The point, the good word, today is not that the life of faith beat would or should cause you to tap dance through life every day - or ever - but that the new life Christ inspires in you - however that moves you - already is coming out through you - in joy, yes, equally in sadness, in the heart broken after God’s own, in speaking up for the plight of the forgotten and downtrodden - either way, joy or sorrow, the dancing, the listening - for you, as with Philip - it erases the hope of the possibility for anonymity. Because the Greeks notice. Though they don’t hear the music, they see that, like Philip, you are dancing.

Oh, to be Philip. Did you know you are Philip? That your life physically indicates, somehow otherwise communicates, your relationship with Jesus? What a challenge. What a joy. It’s a strange, wild thing when, in a given moment, you realize you are moving, connecting, grooving to a song that no one else can hear. 

Sometimes, when Annie catches me dancing, I take one ear bud out and share the song with her. My first instinct is to get her her own set of earphones and her own music device, but that would be impractical. Of course, I have another option, one I sometimes choose: I can pull out the plug that keeps the music hidden from others. It would be rude to do this in certain settings, like libraries, but - when the Greeks are on your shoulder - it is a possibility. Pulling the plug from the iPhone, the room fills with sound. The music finds the ears of everyone in the room. And this is, after all, the only real way to share the song. Together, I mean. Apart from a youtube link sent days later, via text. The shared headset solution comes close, but usually one or the other has to sacrifice the bass line that way, and that's too great a loss for good music. The only real way to share the song, completely, is to unplug the headphones from the phone. Not always. But sometimes. You know, when the Greeks come and find you, and say,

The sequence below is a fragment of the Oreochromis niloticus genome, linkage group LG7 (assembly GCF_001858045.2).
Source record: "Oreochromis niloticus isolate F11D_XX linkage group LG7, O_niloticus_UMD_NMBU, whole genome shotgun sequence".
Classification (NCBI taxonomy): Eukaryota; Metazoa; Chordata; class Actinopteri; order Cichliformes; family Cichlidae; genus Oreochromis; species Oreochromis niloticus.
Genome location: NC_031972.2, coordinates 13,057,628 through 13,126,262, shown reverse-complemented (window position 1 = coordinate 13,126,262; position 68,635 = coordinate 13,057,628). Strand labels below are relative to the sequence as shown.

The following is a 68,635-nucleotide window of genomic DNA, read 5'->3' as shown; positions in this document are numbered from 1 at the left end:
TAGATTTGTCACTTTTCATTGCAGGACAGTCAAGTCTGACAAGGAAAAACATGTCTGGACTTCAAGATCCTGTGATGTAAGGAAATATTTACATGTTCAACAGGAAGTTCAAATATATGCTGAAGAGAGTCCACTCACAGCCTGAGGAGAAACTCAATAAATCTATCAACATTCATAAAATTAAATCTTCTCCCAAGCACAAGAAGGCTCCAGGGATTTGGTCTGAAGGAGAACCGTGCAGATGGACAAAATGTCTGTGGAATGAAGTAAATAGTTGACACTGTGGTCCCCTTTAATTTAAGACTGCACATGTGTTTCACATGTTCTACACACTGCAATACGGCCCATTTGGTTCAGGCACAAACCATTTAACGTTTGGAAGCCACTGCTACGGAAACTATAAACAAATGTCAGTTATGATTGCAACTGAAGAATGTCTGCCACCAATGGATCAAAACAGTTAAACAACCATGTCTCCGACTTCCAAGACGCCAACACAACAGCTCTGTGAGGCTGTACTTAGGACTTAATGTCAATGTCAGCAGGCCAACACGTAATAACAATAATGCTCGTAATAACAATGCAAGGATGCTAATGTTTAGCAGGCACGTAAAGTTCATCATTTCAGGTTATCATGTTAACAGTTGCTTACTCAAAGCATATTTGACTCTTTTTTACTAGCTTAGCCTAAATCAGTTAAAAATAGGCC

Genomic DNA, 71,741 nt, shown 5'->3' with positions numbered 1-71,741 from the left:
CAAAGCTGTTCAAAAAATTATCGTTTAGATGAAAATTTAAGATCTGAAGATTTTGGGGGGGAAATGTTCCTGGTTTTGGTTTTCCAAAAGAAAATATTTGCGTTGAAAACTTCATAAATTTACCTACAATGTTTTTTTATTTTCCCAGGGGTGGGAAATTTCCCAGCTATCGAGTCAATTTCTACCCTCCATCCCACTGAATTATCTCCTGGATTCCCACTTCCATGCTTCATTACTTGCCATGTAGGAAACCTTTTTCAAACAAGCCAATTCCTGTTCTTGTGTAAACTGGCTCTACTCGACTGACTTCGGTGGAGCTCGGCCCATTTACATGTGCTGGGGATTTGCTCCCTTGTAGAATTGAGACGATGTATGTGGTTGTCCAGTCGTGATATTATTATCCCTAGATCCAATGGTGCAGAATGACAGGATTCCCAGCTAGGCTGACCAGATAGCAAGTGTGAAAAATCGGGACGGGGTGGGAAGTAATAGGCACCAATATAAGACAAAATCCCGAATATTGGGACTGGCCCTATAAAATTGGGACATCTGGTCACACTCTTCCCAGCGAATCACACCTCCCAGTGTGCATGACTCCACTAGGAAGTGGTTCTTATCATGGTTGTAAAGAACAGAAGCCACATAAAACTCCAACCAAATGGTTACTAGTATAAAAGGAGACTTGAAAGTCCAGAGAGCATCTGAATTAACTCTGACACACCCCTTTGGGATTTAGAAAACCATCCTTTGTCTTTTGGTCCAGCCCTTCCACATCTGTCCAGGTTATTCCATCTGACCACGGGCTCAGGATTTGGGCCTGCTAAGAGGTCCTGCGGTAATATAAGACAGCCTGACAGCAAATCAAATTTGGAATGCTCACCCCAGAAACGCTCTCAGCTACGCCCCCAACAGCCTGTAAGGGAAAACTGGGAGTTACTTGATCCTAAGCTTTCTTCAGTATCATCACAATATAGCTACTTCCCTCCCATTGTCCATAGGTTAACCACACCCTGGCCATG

“Hey! You! I see you dancing. 

"Friend, would you help me? 

"I want to see Jesus.”

Amen.

Friday, March 20, 2015

"What's the Purpose of Campus Ministry?"

"Why is campus ministry important in this day and age? What's the purpose?" 

This question came across my inbox via my campus ministry google group today. The group is a collection of campus ministers, mostly - but not all - from the Episcopal tradition, and the question is the second in a survey series from a reporter. 

The first question concerned funding campus ministry. Nut and bolts. Essential. "How is your ministry funded?" You have to ask this question. 

The essential-ness of the other question - the question of 'why' - is not as universally appreciated, so the 'why' question gets asked less often. Also, there's a little bit of necessary challenge in the question. Richard Rohr has suggested that mainline Protestants may have a bit of the conflict avoider in us, so it's good to name that we may ask 'why' less because we are afraid others will find the question threatening. When asked in the spirit of truth telling, clarity, and the desire to flourish and grow, however, there are few more helpful things to ask. As I've watched the answers of my colleagues come across via 'reply all' today, I have been inspired. As helpful as their answers are, they are even more beautiful.

Without further rambling, then, what follows is my answer to the question that found my inbox today: "Why is campus ministry important in this day and age? What's the purpose?" 

__


I love this question! I hope my answer is worthy of it.

The purpose of campus ministry - all ministry - is to be present to those God also loves. In the case of Episcopalians our tradition has raised, we are acting with and on behalf of the larger church to keep the promise we make at each one's baptism to "do all in our power to support these persons in their life in Christ." I love becoming friends of the churches whose young people go off to college and find our ministry, because our communities discover how we need one another to keep the promises we make, especially to our children.